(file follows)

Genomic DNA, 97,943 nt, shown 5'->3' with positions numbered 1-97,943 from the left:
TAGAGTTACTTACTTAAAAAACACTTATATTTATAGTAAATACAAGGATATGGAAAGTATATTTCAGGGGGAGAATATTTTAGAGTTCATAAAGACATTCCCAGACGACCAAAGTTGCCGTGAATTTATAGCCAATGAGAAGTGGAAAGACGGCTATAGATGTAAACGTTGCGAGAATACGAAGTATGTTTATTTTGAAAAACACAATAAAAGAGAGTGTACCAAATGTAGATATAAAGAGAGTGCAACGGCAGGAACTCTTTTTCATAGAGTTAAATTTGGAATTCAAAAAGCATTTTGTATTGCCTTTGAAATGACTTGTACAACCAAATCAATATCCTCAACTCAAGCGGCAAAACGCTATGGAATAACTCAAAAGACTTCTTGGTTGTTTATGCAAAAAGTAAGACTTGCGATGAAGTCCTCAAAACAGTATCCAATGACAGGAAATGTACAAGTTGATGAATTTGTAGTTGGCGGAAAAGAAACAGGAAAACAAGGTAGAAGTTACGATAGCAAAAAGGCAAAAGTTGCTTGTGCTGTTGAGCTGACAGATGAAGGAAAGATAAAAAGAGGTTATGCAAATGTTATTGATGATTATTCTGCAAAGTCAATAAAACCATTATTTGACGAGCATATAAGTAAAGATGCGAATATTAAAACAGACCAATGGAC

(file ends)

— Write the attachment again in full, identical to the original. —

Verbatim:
Genomic DNA, 97,943 nt, shown 5'->3' with positions numbered 1-97,943 from the left:
TAGAGTTACTTACTTAAAAAACACTTATATTTATAGTAAATACAAGGATATGGAAAGTATATTTCAGGGGGAGAATATTTTAGAGTTCATAAAGACATTCCCAGACGACCAAAGTTGCCGTGAATTTATAGCCAATGAGAAGTGGAAAGACGGCTATAGATGTAAACGTTGCGAGAATACGAAGTATGTTTATTTTGAAAAACACAATAAAAGAGAGTGTACCAAATGTAGATATAAAGAGAGTGCAACGGCAGGAACTCTTTTTCATAGAGTTAAATTTGGAATTCAAAAAGCATTTTGTATTGCCTTTGAAATGACTTGTACAACCAAATCAATATCCTCAACTCAAGCGGCAAAACGCTATGGAATAACTCAAAAGACTTCTTGGTTGTTTATGCAAAAAGTAAGACTTGCGATGAAGTCCTCAAAACAGTATCCAATGACAGGAAATGTACAAGTTGATGAATTTGTAGTTGGCGGAAAAGAAACAGGAAAACAAGGTAGAAGTTACGATAGCAAAAAGGCAAAAGTTGCTTGTGCTGTTGAGCTGACAGATGAAGGAAAGATAAAAAGAGGTTATGCAAATGTTATTGATGATTATTCTGCAAAGTCAATAAAACCATTATTTGACGAGCATATAAGTAAAGATGCGAATATTAAAACAGACCAATGGAC